Browns' Baker Mayfield dubbed 'Brett Favre 2.0' after gutting it out with shoulder injury
CLEVELAND — Baker Mayfield's refusal to miss a snap Sunday after the Browns starting quarterback's left shoulder had popped back into place evoked memories of his idol.
Well, at least it did for Browns All-Pro defensive end Myles Garrett.
“The guy's tough," Garrett said of Mayfield. "Honestly, I wouldn’t say he’s a carbon copy, but he’s like Brett Favre 2.0. Less picks, though.
"Stuff rolls off his back. He doesn’t let the last play affect him whether it was good or bad — a touchdown or an interception. He just rolls with the punches and he always keeps on coming. He always stays the same, and we love that from him because he always brings that intensity that we expect from him.”
Mayfield hurt his non-throwing shoulder while attempting to make a tackle during an interception return in the second quarter of Sunday's 31-21 win over the Houston Texans in the home opener at FirstEnergy Stadium.
“I was feeling it a lot — thanks for asking," Mayfield quipped. "It was all right. Played the rest of the game, didn’t we?
“I think [I've had a similar injury] a few times. I don't know. It's my left [shoulder], though. God gave me two.”
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Mayfield finished 19-of-21 passing for 213 yards and a touchdown with an interception. He rushed eight times for 10 yards, including a 5-yard touchdown. He had a career-high 90.5 completion percentage and posted a passer rating of 105.
“He was really sharp," Browns coach Kevin Stefanski said. "Versus this defense and the zone that they play, you have to be disciplined with your reads, and you have to be accurate with your throws. I thought he did a nice job.”
The Browns (1-1) are now 16-1 when Mayfield produces a passer rating of 100 or better. One of the few blemishes in his statistical line led to the injury.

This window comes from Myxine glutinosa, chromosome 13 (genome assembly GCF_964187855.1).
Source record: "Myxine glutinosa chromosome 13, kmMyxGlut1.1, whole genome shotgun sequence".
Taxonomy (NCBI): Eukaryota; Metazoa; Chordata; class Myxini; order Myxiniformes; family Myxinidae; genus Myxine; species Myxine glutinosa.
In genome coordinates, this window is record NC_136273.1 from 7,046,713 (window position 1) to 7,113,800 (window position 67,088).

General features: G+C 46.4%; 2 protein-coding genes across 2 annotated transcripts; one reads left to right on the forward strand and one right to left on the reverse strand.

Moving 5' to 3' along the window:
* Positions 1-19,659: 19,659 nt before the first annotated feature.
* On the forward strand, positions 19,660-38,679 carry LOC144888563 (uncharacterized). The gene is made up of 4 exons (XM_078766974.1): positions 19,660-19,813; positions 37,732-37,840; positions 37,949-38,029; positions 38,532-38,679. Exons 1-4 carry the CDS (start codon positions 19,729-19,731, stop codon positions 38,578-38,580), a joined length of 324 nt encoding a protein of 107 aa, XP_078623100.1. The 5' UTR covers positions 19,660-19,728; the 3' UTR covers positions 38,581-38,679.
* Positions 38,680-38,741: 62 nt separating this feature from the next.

On third-and-13 at the Houston 45-yard line, Mayfield intended a pass for rookie wide receiver Anthony Schwartz, but Schwartz stopped short while running the route, and safety Justin Reid intercepted the ball. The interception wasn't all Mayfield's fault, either.
"Schwartz has made some plays for us already. He's going to continue to make big plays for us. But we would love to see a receiver go in there and at worst break up an interception and make an incomplete pass," Stefanski said. "That's a mistake that a young player makes, and he will not make it again."
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During Reid's 24-yard return to the Cleveland 47, Mayfield attempted to make a tackle and was hurt with 9:44 left in the second quarter. Stefanski said Mayfield was right to attempt to turn Reid toward the middle of the field.
“Obviously, not an ideal situation," Mayfield said. "[I was] trying to force [Reid] back inside. I think he realized it was me standing right there, so he put his head down and ran right after me. [My shoulder] kind of popped in and out, but I'll be good. Nothing too serious.”
Mayfield was examined in the medical tent on the sideline and ran to the locker room with medical personnel before quickly returning to the bench area to warm up with some throws.
When the Browns' next possession began with 7:06 left in the second quarter, Mayfield was in the game. He said there was no chance he would miss a snap.
The best part for Mayfield is he went 10-of-10 passing for 103 yards after the turnover, though the Browns leaned on their rushing attack the rest of the way. They finished with 34 carries for 156 yards (4.6 average) and three touchdowns. Running back Nick Chubb essentially iced the game by rushing for a 26-yard touchdown with 5:52 left in the fourth quarter.
"I did not want him to get hit," Stefanski said when asked if he changed his play calling after Mayfield's injury.
"He's sore, but he gutted it out."
Mayfield's teammates marveled at his grit.
"We all know Baker is super tough, and there was no doubt in my mind that he would be back," Chubb said. "I knew when he went to go get checked out that he would be back in eventually."
Mayfield brushed off the compliments, including Garrett's Favre comparison.
“I'm not doing it for any gratification or anything," Mayfield said. "I put in the work during the week and come out on Sundays because I truly love this game. Blessed to play it as a job.
"I'm not the only one dealing with injuries. By no means is that the case. Everybody is fighting through something. The healthiest you are the whole year is when you show up for camp. After that, it's all downhill. I'm going to tough it out because these guys are as well. I'm not getting hit every play, so when I do, let’s just go. Let’s roll with it.”
Nate Ulrich can be reached at firstname.lastname@example.org.